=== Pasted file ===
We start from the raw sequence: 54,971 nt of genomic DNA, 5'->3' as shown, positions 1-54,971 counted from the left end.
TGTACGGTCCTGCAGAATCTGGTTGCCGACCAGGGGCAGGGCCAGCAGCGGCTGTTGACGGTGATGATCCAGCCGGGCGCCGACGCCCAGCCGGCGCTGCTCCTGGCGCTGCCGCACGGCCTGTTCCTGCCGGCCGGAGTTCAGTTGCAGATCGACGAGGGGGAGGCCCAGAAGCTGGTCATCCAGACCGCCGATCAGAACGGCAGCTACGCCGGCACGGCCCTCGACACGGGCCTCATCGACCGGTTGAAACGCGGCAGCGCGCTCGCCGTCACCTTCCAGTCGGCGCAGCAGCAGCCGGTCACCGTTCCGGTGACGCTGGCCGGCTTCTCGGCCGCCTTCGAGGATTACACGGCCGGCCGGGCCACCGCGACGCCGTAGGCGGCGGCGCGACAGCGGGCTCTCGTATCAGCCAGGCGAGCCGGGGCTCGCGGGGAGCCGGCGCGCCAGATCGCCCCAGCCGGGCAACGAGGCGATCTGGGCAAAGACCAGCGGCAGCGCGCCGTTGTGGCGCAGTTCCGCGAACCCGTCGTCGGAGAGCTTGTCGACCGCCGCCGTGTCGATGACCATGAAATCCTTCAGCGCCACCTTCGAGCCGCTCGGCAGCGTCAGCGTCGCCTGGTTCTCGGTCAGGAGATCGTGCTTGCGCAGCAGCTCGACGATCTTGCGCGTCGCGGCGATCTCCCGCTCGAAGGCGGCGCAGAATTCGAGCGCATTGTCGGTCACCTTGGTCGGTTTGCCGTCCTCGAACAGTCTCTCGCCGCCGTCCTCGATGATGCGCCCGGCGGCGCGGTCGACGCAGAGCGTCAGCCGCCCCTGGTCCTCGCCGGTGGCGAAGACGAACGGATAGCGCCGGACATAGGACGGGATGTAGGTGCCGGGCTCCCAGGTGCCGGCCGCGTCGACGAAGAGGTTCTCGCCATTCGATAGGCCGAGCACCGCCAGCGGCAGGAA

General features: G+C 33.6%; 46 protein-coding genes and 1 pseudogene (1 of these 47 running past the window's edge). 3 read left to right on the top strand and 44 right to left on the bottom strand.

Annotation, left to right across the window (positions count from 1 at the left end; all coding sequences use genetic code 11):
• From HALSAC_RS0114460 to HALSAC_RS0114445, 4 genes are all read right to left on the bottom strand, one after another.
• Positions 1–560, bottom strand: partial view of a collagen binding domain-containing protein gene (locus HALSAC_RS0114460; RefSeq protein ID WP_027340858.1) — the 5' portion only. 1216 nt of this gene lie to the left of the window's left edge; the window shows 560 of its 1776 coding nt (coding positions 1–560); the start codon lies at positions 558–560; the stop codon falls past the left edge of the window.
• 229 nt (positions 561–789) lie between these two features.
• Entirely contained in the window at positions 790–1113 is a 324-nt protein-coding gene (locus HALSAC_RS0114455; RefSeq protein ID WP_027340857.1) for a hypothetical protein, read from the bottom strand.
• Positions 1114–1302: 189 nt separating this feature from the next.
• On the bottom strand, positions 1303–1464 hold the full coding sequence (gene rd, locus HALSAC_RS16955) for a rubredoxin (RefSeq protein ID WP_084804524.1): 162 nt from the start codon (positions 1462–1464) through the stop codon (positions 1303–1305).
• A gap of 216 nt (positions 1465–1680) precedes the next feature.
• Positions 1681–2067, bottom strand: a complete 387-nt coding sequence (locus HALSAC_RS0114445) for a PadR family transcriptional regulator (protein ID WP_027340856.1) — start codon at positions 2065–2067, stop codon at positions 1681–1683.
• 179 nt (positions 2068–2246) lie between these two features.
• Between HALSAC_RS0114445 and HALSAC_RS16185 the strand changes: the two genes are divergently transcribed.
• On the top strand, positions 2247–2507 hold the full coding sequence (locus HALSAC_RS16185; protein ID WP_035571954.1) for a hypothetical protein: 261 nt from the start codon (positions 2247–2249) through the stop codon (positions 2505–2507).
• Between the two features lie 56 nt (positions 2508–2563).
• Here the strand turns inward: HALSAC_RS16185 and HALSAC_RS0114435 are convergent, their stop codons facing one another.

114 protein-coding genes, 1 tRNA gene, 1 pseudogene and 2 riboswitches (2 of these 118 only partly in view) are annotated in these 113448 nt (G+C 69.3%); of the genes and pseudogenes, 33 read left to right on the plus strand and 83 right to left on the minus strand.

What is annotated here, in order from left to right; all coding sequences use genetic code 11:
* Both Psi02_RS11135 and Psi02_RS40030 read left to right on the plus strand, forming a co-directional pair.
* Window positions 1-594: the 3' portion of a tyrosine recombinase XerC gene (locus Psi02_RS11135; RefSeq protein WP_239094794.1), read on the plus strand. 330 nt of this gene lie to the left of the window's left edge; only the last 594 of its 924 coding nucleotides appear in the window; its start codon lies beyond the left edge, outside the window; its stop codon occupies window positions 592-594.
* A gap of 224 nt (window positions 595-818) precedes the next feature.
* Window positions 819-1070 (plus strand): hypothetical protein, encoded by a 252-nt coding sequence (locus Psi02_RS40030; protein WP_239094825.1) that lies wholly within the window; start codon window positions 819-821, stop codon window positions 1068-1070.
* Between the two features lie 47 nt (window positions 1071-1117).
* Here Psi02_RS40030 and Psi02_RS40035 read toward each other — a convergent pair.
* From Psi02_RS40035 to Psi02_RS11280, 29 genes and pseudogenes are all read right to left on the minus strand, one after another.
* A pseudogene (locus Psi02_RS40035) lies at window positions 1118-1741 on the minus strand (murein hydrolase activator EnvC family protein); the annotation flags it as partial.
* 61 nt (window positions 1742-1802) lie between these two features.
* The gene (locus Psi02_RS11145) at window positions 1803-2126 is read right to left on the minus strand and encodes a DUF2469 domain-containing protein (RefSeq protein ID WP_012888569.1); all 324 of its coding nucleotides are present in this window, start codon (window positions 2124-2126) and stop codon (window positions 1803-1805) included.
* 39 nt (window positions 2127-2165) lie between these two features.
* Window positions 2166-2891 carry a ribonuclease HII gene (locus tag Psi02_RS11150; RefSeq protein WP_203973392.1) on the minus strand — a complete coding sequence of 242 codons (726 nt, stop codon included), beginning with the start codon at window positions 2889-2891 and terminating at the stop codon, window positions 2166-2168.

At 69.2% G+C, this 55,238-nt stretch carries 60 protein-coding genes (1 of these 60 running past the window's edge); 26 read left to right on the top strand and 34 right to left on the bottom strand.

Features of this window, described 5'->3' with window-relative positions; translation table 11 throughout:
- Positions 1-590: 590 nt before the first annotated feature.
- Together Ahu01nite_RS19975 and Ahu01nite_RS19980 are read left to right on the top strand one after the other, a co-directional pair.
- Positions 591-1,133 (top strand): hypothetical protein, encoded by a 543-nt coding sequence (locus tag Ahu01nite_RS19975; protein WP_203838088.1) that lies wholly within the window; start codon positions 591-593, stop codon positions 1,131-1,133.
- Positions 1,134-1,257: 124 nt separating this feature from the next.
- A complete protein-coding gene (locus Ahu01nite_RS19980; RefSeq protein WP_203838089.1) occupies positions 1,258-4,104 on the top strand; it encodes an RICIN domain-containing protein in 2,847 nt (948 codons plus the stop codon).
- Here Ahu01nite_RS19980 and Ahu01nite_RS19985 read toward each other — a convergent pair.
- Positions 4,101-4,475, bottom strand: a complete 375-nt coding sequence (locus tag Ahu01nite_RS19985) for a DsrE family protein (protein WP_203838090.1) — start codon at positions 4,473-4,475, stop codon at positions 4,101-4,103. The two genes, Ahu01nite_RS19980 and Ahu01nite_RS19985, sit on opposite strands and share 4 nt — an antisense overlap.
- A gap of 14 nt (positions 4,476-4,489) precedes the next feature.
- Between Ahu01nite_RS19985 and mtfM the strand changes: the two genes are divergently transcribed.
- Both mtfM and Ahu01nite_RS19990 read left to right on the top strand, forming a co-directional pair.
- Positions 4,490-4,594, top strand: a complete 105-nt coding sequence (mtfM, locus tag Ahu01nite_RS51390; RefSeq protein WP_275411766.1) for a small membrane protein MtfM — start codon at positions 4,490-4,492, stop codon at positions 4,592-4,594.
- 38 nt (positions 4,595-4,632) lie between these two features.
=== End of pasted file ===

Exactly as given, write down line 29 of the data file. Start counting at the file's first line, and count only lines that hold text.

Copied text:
* The gene (locus Psi02_RS11145) at window positions 1803-2126 is read right to left on the minus strand and encodes a DUF2469 domain-containing protein (RefSeq protein ID WP_012888569.1); all 324 of its coding nucleotides are present in this window, start codon (window positions 2124-2126) and stop codon (window positions 1803-1805) included.